Although the most common types of cysts are epidermoid cysts, which are cysts that form in the top layer of the skin, cysts can actually pop up anywhere.
These fluid-filled sacs can form in response to trauma or simply from a buildup of materials like dead skin cells. They’re almost always benign. When they form along the spine, they’re called synovial cysts.
The spine seems like a scary place to have something like a cyst, but can you live with it without getting treatment?
Keep reading to learn more about the synovial cyst and when or if you should seek treatment.
What Is a Synovial Cyst?
A synovial cyst refers to a cyst that has formed along a joint that is lubricated by synovial liquid. These fluid-filled sacs form in the back throughout the spine, but they’re most common in the lumbar region (the lower back).
They’re completely benign, meaning they are not cancerous. Generally, they develop as a result of the wear and tear on the spine that comes with aging.
What Are the Symptoms of a Synovial Cyst?
Symptoms of these cysts can depend on where they’re located, as well as the size of the cyst. Some people don’t experience any symptoms at all, but others might experience leg and back pain. This pain is usually better when sitting and gets worse when standing or moving around.
These cysts can cause other back problems. For example, if these fluid-filled sacs are large enough, they may cause spinal stenosis. This is a narrowing of the spinal canal and can increase symptoms like pain, numbness, or weakness.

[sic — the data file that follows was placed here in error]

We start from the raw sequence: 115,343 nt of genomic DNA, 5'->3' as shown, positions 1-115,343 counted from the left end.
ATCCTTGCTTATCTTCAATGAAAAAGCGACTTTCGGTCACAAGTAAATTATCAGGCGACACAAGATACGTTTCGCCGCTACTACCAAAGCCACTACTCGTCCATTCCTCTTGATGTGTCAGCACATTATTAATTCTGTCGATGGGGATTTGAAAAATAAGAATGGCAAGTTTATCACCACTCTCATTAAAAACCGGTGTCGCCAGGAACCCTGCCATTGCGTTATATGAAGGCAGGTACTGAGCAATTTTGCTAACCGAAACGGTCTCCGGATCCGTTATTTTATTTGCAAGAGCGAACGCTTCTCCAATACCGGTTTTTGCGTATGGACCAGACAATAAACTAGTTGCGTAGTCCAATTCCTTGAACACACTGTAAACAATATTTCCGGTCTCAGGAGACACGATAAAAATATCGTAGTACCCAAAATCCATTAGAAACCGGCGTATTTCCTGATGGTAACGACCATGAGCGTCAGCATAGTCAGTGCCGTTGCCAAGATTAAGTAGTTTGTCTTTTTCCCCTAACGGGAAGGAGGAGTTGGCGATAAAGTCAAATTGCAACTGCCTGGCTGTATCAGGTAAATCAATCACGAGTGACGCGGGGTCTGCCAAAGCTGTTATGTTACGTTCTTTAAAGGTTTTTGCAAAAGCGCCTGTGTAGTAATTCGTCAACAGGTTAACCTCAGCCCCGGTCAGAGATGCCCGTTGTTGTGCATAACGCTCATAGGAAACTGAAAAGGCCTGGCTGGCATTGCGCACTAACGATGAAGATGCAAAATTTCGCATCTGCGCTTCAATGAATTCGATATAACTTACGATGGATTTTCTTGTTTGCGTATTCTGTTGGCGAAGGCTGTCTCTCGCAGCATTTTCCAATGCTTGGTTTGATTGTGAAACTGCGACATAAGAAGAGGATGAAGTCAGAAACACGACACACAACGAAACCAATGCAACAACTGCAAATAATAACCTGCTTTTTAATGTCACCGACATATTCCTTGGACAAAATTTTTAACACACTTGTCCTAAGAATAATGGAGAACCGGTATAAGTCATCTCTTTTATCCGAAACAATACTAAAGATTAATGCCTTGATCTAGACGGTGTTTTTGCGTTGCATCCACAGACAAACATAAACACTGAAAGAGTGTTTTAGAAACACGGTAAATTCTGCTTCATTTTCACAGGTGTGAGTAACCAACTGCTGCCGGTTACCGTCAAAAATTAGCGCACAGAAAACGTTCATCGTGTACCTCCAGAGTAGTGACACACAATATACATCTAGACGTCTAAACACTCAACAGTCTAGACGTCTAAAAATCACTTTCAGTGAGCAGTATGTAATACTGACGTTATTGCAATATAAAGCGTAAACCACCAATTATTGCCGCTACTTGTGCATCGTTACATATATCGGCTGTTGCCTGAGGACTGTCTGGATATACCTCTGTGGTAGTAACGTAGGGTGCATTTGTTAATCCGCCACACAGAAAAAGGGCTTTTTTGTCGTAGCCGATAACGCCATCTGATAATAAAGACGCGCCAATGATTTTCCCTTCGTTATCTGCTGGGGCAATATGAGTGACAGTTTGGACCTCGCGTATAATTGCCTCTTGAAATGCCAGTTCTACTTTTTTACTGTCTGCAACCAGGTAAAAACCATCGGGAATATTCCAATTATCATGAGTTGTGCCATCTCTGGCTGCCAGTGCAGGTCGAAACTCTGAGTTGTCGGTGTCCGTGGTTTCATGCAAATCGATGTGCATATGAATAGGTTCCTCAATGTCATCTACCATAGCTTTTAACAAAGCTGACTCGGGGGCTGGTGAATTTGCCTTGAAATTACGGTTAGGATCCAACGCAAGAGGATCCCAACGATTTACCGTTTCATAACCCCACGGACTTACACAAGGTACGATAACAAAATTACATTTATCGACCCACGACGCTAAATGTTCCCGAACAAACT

Synovial cysts can also pinch nerves in the lumbar region, causing more severe symptoms that may radiate to the legs and affect movement.
Can You Survive With a Synovial Cyst?
In many cases, it would be quite possible to live with a synovial cyst. Some people who develop them never experience any symptoms and can go about their lives. Considering that these cysts are also benign, it’s easy to go about your day-to-day life.
If you’re experiencing symptoms, however, it’s possible that your synovial cyst is causing spinal stenosis or nerve compression. In those situations, it’s a good idea to speak with a back and spine doctor about the best options for your condition.
In very rare cases, synovial cysts can cause cauda equina syndrome (CED), which affects the nerve roots in the lumbar region. This occurs when the nerve roots are compressed, and you may lose sensation or the ability to move. This is a serious condition that needs to be treated immediately.
Get Only the Best Treatment
Even though many people find that they can live with a synovial cyst, you want to know that you can find the best treatment if you need it. Ask your primary care physician for a referral to visit a specialized center like Howell Allen.
If you’re interested in learning more about our team or services, contact us today.